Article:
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What are possible fallback-communication channels besides the internet?
10 points by tresilience 4 days ago | hide | past | web | favorite | 5 comments
I'm exploring opportunities on how to build extremely resilient systems. I am now thinking about establishing multiple backup communication channels.

I do not know whether there are compact solutions that allow you to fallback to SMS / phone line / radio waves once the internet connection dies for any reason.

Really fascinating to me

The easy way is to buy a satellite modem. It’s not cheap, but isn’t challenging to setup.

Beyond that, there are variety of ways to do things, depending on what you want to do. I worked at a place 20 years ago that used a laser system to connect two buildings. Another used a microwave system.

An old friend who’s a farmer uses modified antennas and cheap routers to link various barns or other locations on the farm.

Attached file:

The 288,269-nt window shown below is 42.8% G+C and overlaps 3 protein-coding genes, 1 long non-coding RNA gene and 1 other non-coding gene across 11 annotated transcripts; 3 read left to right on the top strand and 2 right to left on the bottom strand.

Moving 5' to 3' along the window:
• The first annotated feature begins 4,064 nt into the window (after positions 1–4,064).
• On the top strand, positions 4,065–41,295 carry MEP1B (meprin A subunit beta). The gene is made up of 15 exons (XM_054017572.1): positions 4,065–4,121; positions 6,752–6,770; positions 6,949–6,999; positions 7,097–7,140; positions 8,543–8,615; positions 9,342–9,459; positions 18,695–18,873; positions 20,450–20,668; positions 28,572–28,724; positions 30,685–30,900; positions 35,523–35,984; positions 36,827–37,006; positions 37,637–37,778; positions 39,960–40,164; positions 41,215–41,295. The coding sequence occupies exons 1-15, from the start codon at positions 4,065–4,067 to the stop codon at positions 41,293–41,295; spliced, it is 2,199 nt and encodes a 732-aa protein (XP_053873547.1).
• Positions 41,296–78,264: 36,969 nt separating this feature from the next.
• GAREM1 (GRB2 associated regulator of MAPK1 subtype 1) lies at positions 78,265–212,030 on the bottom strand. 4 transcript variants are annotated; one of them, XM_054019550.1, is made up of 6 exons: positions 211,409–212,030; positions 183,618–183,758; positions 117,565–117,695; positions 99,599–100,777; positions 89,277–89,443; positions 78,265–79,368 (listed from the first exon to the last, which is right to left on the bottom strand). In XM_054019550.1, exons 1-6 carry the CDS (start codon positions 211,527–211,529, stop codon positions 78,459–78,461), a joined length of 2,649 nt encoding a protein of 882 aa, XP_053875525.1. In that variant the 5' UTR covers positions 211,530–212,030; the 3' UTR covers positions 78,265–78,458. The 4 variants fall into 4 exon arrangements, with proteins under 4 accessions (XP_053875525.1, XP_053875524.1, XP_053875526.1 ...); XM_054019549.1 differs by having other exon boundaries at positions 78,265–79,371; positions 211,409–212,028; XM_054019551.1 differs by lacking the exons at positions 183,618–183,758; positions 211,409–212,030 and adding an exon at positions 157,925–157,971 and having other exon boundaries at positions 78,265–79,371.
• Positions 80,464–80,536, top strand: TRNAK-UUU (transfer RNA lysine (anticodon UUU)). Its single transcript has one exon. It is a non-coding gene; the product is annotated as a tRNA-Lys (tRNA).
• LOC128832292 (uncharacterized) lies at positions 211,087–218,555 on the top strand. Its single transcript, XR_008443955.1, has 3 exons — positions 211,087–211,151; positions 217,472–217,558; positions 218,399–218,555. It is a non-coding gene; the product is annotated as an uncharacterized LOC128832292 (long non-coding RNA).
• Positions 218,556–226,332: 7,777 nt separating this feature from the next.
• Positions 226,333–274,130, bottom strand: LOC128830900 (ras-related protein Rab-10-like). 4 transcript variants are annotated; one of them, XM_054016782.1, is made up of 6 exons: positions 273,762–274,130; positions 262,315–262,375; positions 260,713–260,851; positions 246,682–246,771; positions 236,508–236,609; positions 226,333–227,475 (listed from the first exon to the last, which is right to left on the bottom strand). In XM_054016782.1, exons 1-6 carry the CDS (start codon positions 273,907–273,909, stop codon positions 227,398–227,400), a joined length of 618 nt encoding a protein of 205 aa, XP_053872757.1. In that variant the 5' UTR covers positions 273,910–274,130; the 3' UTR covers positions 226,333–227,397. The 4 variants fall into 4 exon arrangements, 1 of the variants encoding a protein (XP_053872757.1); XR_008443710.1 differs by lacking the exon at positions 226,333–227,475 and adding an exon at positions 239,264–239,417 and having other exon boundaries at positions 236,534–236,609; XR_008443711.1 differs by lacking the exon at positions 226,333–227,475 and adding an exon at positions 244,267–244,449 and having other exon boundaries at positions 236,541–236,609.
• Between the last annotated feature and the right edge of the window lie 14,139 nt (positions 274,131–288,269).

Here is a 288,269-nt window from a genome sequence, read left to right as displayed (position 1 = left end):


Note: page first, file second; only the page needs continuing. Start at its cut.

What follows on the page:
Phone, Ham Radio, BBS (via phone), Bulletin Board (the wooden type). During the fires in our area a few stores had a makeshift situation update board outside of a few of the bigger stores.

There are compact, off-the-shelf products, such as cellular and dual WAN routers, that can switch automatically to a second Internet connection, which could be delivered on a different medium by a different service provider. For example, at a site with a fiber optic connection, you might also be able to get cable modem, DSL, fixed wireless, or cellular service, though there is still a risk that an upstream failure—such as a fiber cut on a long-haul route—could affect multiple providers.

Installations that have to stay connected even during widespread network outages may use technologies such as private microwave radio, satellite (Iridium phones or VSAT), or HF radio with automatic link establishment.

The right answer depends on the requirements, of course. What are the capital and operating budgets? What throughput is needed? Is it a closed network of nodes designated in advance, or do you need to reach the Internet or PSTN? Are you concerned only with failures due to malfunction or accident, or also intentional interference, and if so, by whom?

Ham radio for one.


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